Dear Attorney General Holder, U.K. developments not involving News Corp., and Halliburton updates its disclosure … it’s all here in the Friday roundup.

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Senators Klobuchar and Coons Write to Attorney General Holder On FCPA Guidance

As noted in this previous post, in November 2011, Senator Charles Grassley (R-IA) asked Attorney General Holder for detailed information about the DOJ’s promised upcoming FCPA guidance.

Earlier this week, Senators Amy Klobuchar (D-MN) and Chris Coons (D-DE) sent Attorney General Holder this letter regarding the DOJ’s forthcoming FCPA guidance.  From my perspective, the most notable paragraph of the letter was as follows.  “[I]t has become apparent that too many companies are devoting a disproportionate amount of resources to FCPA compliance and internal investigations.  To be clear, it is both necessary and desirable that companies pay adequate attention to compliance efforts, and in certain cases, adequate anti-corruption initiatives may require a significant corporate committment.  Over-compliance, however, can have a negative effect on product development, export promotion, and workforce expansion.”

I agree and devoted an entire section of “The Facade of FCPA Enforcement” (see here pages 997-1009) to why the facade of FCPA enforcement matters including the breeding of overcompliance and time-consuming internal investigations.  See also here pages 8-9 of my Senate FCPA testimony.

In addition, Senator Klobuchar and Coons encouraged the DOJ “to seek out the participation of U.S. corporate stakeholders when formulating its guidance.”  The Senators stated as follows.  “Engagement with the stakeholder community ought to occur prior to the release of guidance.  In the alternative, guidance should be issued in draft form and finalized after a comment period of sufficient length.”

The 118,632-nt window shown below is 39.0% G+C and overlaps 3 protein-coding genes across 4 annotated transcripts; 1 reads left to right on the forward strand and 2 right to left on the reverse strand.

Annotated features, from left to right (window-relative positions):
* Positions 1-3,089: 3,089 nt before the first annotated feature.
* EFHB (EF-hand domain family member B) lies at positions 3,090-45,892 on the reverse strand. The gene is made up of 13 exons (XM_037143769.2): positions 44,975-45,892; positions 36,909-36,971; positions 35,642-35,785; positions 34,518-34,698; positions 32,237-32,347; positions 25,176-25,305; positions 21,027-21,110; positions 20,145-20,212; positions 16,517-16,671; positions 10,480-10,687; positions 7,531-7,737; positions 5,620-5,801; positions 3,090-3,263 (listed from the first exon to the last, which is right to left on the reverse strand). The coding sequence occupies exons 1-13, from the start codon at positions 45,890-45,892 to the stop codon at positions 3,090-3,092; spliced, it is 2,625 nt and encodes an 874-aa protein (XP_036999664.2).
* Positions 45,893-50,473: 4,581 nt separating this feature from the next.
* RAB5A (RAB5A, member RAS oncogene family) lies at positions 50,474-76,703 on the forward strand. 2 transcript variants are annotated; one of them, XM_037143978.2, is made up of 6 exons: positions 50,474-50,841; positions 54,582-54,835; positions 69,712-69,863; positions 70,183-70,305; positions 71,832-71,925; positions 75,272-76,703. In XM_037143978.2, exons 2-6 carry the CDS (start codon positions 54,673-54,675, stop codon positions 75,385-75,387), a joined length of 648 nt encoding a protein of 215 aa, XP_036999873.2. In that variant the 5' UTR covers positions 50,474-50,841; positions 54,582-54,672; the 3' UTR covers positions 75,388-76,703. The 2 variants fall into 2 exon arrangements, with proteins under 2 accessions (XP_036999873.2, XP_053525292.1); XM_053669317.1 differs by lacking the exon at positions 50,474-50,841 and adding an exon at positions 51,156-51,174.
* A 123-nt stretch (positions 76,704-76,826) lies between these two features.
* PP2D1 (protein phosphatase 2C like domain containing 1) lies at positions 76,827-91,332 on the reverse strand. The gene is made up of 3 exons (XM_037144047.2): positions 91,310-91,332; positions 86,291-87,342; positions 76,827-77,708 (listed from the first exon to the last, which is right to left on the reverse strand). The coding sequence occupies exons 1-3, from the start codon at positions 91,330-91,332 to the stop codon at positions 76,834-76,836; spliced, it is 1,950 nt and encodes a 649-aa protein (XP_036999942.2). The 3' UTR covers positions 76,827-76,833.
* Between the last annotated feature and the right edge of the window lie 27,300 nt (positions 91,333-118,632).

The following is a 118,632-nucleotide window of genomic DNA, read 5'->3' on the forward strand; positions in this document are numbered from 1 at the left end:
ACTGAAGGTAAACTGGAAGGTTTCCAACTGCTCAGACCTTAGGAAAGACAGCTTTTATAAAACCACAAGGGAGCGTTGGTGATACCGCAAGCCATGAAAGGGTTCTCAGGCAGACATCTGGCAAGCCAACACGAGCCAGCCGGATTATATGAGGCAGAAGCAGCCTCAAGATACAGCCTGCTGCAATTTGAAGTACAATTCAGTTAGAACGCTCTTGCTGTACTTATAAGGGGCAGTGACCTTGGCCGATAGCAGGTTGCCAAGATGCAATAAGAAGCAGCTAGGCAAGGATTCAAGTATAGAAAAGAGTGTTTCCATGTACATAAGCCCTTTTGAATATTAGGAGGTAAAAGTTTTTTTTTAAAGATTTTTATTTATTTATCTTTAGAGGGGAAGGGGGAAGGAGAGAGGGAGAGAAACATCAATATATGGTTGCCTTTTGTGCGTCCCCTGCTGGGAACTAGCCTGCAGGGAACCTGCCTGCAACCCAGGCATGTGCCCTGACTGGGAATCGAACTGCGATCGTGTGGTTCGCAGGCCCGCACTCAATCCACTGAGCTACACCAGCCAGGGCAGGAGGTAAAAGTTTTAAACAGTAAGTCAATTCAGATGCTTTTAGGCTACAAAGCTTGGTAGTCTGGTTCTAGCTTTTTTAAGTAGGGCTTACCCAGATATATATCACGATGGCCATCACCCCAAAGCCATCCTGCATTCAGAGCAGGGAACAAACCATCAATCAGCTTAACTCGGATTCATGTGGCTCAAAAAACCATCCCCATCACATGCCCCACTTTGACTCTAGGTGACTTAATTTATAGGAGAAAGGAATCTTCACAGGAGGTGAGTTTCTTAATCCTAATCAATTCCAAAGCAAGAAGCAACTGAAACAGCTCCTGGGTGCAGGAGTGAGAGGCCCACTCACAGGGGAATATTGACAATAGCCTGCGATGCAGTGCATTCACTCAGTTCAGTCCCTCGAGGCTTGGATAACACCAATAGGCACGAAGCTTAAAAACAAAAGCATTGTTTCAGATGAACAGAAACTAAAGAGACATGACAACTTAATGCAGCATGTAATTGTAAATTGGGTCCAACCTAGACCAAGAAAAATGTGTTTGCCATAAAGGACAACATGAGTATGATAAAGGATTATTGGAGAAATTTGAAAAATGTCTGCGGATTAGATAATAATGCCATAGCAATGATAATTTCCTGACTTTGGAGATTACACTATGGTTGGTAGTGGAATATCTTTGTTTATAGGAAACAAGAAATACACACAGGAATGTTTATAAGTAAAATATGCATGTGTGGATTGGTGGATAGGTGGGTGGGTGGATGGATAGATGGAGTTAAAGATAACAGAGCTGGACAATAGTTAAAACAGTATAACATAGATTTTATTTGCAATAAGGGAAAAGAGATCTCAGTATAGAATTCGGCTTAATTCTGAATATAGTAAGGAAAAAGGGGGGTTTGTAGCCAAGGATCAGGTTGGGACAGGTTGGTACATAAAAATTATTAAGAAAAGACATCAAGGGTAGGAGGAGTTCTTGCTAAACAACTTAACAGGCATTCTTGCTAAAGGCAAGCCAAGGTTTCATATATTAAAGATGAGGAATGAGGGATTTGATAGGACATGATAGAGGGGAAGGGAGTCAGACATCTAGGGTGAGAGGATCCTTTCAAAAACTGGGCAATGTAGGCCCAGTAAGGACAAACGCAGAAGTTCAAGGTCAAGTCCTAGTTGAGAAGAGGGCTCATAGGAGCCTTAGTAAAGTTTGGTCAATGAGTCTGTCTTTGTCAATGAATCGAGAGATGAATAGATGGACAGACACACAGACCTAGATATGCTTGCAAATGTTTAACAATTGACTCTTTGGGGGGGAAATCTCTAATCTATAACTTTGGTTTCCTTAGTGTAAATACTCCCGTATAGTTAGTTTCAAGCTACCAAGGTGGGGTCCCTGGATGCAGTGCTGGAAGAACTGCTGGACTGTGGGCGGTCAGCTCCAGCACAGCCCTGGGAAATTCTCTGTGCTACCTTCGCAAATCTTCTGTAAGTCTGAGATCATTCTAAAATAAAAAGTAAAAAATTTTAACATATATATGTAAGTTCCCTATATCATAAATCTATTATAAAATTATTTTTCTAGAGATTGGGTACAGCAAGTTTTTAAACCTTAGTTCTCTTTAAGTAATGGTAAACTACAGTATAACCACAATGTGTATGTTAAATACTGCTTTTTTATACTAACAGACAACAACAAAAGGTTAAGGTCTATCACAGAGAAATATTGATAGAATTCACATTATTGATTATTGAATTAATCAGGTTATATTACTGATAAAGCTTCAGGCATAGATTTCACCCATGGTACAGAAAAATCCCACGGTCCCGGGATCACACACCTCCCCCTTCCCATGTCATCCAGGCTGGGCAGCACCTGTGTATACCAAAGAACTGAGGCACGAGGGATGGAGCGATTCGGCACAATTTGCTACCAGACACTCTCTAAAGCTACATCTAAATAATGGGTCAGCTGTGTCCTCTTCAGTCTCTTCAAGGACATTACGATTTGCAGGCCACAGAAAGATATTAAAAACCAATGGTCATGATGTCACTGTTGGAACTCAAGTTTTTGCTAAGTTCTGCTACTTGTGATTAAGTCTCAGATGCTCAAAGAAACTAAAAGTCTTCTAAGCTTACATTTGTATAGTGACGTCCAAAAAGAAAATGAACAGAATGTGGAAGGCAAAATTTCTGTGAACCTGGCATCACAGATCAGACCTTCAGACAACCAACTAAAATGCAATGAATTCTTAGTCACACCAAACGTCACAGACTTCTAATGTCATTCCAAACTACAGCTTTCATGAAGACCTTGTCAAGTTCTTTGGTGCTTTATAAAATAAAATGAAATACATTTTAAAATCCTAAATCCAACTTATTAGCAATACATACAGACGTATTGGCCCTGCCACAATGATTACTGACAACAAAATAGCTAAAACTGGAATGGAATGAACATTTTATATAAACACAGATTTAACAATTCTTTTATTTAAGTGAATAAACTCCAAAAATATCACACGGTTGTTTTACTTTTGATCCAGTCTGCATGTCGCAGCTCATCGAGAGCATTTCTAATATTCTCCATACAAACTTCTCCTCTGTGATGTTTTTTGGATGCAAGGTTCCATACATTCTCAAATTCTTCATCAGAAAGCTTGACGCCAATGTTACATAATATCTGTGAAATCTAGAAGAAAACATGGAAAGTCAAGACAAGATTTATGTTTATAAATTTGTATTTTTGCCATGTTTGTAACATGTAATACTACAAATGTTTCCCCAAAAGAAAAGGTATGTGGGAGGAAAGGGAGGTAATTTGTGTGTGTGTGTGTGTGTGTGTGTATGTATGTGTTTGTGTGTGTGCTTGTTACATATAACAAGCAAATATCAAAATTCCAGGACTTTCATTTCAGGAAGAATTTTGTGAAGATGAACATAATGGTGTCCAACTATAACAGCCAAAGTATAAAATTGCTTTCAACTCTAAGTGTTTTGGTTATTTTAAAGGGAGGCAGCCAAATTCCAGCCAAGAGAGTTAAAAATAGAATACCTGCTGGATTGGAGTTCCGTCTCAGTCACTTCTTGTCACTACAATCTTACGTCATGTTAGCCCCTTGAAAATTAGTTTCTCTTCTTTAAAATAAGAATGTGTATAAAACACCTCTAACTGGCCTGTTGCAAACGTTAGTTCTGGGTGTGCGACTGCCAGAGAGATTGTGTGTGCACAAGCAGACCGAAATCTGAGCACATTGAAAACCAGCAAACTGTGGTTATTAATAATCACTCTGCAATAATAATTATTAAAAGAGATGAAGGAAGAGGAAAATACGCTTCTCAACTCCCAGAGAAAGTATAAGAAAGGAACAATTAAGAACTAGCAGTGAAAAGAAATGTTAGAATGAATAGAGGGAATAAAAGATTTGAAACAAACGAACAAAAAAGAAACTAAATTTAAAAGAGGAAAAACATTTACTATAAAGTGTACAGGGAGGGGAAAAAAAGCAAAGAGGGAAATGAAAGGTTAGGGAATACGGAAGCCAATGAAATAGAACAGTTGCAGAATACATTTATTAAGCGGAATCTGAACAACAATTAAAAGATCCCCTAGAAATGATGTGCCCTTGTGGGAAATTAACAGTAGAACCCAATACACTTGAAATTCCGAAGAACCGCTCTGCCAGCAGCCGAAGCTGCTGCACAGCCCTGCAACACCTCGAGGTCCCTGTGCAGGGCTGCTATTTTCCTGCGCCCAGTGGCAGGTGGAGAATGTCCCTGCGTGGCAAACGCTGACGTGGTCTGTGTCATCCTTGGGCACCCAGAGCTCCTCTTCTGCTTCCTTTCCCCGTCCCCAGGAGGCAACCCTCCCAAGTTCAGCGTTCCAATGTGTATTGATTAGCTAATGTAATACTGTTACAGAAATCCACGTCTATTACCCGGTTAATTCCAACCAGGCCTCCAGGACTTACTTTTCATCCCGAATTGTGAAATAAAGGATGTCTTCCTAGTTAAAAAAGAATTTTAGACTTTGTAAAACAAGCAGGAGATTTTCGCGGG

U.K. Developments

Some recent U.K. developments that do not involve News Corp.

In this release, the U.K. Serious Fraud Office announced that Bruce Hall was charged with corruption offenses based on his alleged receipt of bribes while an employee of Aluminium Bahrain B.S.C. (“Alba”).  The charges against Hall relate to previous SFO charges against Victor Dahdaleh, an agent for Alcoa, who allegedly made bribe payments to Alba – see here for the prior post.  In recent years, the DOJ has likewise brought non-FCPA charges against bribe recipients.  See here for instance.

In this release, the U.K. Serious Fraud Office announced charges against a fourth person in connection with the Innospec enforcement action.  (See here for more on the corporate enforcement action).  Miltos Papachristos, a former Regional Sales Director for the Asia Pacific Region for Innospec, was charged with ”conspiracy to corrupt in that he gave or agreed to give corrupt payments to public officials and other agents of the Government of Indonesia as inducements to secure, or as rewards for having secured, contracts from the Government of Indonesia for the supply of Innospec Ltd products including Tetraethyl Lead.”  For more on the other three individuals charged – see here.

Halliburton Updates Disclosure

Yesterday’s post (here) touched upon FCPA disclosures and how it seems like every week there is new disclosure to report.

Halliburton’s disclosure yesterday was not new, but it stated as follows.  “We are conducting an internal investigation of certain areas of our operations in Angola, focusing on compliance with certain company policies, including our Code of Business Conduct (COBC), and the FCPA and other applicable laws. In December 2010, we received an anonymous e-mail alleging that certain current and former personnel violated our COBC and the FCPA, principally through the use of an Angolan vendor. The e-mail also alleges conflicts of interest, self-dealing and the failure to act on alleged violations of our COBC and the FCPA. We contacted the DOJ to advise them that we were initiating an internal investigation with the assistance of outside counsel and independent forensic accountants. During the third quarter of 2011, we met with the DOJ and the SEC to brief them on the status of our investigation and provided them documents. We are currently responding to a subpoena from the SEC regarding this matter and are producing all relevant documents. We understand that one of our employees has also received a subpoena from the SEC regarding this matter. We expect to continue to have discussions with the DOJ and the SEC, and we intend to continue to cooperate with their inquiries and requests as they investigate this matter. Because these investigations are at an early stage, we cannot predict their outcome or the consequences thereof.”

In 2009, Halliburton (and related entities) resolved a $579 million DOJ/SEC FCPA enforcement action concerning conduct at Bonny Island, Nigeria.  (See here).

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A good weekend to all.